Wisdom for the Non-Religious
We started a series last week called Lose Your Religion. Our focus in this series is to lose our religion and replace it with a deep relationship with our loving God. If you missed it, you can watch it here. In this blog I want to bring you some of the best quotes that surfaced this week in connection with this subject:
Mike Foster leads People of the Second Chance. He says something that gets totally lost in religion:
“Through my own deep struggles and rock bottom experiences, I’ve learned one powerful truth that has truly set me free…that the point of ABSOLUTELY everything in my life is God wanting to radically love me and be with me.
Everything about absolutely everything fits into that simple truth. It’s true about my life and it’s true about your life. I believe we come from God, we return to God, and everything in between is a lesson in love.”
I saw a Facebook post recently, quoting Cory Booker. It said,
“Before you speak to me about your religion, first show it to me in how you treat other people; Before you tell me how much you love your God, show me how much you love all his children; Before you preach to me of the passion for your faith, teach me about it through your compassion for your neighbors. In the end, I’m not as interested in what you tell or sell as in how you choose to live and give.”
This is an excerpt from Bob Goff’s new book, Everybody, Always: Becoming Love in a World Full of Setbacks and Difficult People, releasing this month. Bob spoke at the Global Leadership Conference in 2013. He shows us another aspect of “religion”:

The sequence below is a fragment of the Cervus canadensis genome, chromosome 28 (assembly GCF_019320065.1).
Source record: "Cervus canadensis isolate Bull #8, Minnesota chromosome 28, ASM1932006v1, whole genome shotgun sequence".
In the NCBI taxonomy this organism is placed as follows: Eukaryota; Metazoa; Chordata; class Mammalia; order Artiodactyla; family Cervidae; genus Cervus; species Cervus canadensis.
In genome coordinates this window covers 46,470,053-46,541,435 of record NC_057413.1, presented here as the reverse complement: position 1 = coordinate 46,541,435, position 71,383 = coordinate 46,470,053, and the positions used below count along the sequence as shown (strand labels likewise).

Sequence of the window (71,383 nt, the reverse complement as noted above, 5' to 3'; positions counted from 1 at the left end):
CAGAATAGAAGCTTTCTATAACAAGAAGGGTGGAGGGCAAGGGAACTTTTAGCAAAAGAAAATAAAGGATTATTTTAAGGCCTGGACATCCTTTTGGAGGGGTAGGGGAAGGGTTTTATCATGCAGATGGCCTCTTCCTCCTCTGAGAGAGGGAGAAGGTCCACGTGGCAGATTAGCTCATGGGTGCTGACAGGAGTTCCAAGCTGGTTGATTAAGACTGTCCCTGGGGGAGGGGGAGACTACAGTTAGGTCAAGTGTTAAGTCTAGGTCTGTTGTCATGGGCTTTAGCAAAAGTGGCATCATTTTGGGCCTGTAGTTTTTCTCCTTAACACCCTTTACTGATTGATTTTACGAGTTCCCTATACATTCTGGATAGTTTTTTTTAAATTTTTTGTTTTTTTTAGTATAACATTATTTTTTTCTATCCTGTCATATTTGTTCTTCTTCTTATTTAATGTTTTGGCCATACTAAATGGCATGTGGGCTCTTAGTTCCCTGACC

“A similar but different problem happens in our churches and schools and faith communities. We’re told by someone what God wants us to do and not do.
We’re told we shouldn’t drink or cuss or watch certain movies. We’re told we should want to have “quiet times” in the mornings and talk to strangers about “a relationship with God.” We’re told we should want to go on “mission trips” and “witness” to people, and sometimes we do it even if we don’t really know what the words mean—but often, just for a while.
After long enough, what looks like faith isn’t really faith anymore. It’s just compliance. The problem with mere compliance is it turns us into actors. Rather than making decisions ourselves, we read the lines off the script handed to us by someone we were told to respect, and we sacrifice our ability to decide for ourselves.
Instead of telling people what they want, we need to tell them who they are. This works every time. We’ll become in our lives whoever the people we love the most say we are.
If we want to love people the way God loved people, let God’s Spirit do the talking when it comes to telling people what they want. All the directions we’re giving to each other aren’t getting people to the feet of Jesus. More often, the unintended result is they lead these people back to us.
Here’s the problem: When we make ourselves the hall-monitor of other people’s behavior, we risk having approval become more important than Jesus’ love.
Telling people what they should want turns us into a bunch of sheriffs. People who are becoming love lose the badge and give away grace instead. Tell the people you meet who they’re becoming, and trust that God will help people find their way toward beautiful things in their lives without you.”
I hope these quotes cause you to think deeper and create some healthy discussions about religion and your relationship with God.